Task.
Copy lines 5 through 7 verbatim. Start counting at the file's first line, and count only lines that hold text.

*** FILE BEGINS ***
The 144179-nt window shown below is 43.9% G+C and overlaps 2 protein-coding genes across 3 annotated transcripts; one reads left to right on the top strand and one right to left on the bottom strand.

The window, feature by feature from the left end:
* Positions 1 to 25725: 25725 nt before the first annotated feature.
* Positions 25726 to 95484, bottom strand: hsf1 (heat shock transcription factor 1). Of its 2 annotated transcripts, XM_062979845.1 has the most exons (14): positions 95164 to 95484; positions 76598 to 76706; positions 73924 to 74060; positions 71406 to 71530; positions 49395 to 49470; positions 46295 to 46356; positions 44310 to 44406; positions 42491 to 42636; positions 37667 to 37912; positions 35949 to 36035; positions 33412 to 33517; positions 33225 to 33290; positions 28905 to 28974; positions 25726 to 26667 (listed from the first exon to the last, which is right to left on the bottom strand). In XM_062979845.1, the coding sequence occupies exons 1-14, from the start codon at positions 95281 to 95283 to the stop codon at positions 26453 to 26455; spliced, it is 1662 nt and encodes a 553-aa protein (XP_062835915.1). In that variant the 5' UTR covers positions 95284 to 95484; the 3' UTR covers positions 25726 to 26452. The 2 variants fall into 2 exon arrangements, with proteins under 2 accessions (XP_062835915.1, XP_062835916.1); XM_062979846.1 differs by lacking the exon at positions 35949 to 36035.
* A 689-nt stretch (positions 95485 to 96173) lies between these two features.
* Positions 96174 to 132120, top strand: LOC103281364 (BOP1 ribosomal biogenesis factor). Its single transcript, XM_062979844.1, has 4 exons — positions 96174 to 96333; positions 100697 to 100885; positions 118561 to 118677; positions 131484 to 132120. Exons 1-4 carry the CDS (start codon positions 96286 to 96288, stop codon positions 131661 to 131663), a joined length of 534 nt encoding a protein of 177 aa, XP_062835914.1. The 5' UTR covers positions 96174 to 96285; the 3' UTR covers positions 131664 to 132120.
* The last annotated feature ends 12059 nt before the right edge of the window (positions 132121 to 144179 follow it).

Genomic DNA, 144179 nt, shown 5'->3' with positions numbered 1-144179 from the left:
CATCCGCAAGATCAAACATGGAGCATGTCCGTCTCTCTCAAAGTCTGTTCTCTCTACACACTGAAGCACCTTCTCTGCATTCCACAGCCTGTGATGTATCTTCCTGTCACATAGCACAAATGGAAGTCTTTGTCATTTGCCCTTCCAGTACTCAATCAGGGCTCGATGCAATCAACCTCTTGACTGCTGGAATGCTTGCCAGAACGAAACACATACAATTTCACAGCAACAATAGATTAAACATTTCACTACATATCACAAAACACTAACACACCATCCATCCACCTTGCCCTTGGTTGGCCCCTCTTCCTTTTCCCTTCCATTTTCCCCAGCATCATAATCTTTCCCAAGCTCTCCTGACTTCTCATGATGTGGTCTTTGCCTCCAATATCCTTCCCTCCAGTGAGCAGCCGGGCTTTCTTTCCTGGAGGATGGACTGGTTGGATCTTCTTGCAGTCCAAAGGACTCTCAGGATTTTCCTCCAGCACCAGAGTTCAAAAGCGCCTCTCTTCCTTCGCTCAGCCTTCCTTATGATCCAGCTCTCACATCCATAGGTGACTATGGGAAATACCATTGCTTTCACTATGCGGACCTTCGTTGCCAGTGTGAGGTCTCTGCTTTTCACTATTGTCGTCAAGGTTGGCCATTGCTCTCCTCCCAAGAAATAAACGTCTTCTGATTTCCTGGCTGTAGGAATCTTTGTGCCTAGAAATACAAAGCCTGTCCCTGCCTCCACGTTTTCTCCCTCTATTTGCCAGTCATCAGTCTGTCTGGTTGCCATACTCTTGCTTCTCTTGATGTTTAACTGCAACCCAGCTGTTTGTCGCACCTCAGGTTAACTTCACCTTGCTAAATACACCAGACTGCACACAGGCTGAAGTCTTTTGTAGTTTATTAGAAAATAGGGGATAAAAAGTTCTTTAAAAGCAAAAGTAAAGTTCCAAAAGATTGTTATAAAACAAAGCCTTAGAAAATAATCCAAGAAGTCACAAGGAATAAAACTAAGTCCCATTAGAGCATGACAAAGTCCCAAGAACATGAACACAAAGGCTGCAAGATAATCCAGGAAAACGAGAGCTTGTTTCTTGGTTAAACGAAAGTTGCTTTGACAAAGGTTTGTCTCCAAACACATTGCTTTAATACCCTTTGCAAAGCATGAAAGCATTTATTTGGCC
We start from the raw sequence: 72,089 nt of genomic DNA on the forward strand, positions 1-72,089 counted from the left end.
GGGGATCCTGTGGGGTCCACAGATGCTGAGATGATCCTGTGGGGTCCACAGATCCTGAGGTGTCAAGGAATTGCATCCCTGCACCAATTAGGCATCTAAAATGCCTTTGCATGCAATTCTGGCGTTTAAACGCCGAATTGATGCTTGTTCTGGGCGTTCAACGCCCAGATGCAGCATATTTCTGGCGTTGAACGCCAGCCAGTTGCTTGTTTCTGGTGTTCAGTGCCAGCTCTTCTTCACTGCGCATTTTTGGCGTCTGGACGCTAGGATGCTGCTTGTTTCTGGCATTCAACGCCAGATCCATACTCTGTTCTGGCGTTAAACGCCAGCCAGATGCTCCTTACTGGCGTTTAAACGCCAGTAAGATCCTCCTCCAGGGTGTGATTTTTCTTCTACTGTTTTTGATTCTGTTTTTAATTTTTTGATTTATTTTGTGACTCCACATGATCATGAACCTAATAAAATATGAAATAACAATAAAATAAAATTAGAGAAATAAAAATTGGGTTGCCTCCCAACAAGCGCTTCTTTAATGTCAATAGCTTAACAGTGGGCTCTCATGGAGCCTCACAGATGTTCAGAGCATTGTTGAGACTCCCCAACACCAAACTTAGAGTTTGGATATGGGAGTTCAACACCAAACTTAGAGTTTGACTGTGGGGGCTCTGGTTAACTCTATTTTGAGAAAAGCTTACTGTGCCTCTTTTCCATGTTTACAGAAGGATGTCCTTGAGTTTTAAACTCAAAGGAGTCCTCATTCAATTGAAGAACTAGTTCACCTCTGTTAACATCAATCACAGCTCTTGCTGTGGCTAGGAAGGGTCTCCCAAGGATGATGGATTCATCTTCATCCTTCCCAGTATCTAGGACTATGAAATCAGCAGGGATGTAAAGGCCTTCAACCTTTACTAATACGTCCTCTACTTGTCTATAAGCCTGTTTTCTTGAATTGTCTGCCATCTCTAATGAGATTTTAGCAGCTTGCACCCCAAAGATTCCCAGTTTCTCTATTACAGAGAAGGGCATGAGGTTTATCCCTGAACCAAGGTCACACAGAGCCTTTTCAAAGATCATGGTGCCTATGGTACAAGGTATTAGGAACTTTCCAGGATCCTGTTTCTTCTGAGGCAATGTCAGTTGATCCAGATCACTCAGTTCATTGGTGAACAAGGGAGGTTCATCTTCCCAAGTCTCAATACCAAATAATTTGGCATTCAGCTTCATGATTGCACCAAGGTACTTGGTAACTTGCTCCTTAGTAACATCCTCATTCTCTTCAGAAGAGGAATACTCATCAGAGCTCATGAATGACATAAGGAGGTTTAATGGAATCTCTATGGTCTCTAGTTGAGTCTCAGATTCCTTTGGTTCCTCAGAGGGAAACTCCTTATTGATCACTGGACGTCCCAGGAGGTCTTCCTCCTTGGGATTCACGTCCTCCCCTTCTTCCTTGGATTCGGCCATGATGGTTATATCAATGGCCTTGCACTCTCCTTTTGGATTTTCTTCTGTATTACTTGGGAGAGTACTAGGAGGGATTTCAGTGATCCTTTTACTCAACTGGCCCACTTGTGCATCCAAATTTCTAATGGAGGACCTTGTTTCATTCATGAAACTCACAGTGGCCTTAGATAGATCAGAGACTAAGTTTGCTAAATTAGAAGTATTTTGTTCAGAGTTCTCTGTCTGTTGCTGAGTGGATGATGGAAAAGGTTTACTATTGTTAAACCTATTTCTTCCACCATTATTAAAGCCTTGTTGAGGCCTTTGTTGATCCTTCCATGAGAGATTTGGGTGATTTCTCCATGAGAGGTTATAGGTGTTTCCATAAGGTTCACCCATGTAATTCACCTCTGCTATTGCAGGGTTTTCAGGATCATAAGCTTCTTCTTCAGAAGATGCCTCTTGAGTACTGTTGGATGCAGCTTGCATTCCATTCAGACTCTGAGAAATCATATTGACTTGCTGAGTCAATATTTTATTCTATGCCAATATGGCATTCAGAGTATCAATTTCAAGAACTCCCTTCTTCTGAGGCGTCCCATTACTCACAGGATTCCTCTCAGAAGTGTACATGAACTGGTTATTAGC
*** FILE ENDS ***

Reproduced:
* A 689-nt stretch (positions 95485 to 96173) lies between these two features.
* Positions 96174 to 132120, top strand: LOC103281364 (BOP1 ribosomal biogenesis factor). Its single transcript, XM_062979844.1, has 4 exons — positions 96174 to 96333; positions 100697 to 100885; positions 118561 to 118677; positions 131484 to 132120. Exons 1-4 carry the CDS (start codon positions 96286 to 96288, stop codon positions 131661 to 131663), a joined length of 534 nt encoding a protein of 177 aa, XP_062835914.1. The 5' UTR covers positions 96174 to 96285; the 3' UTR covers positions 131664 to 132120.
* The last annotated feature ends 12059 nt before the right edge of the window (positions 132121 to 144179 follow it).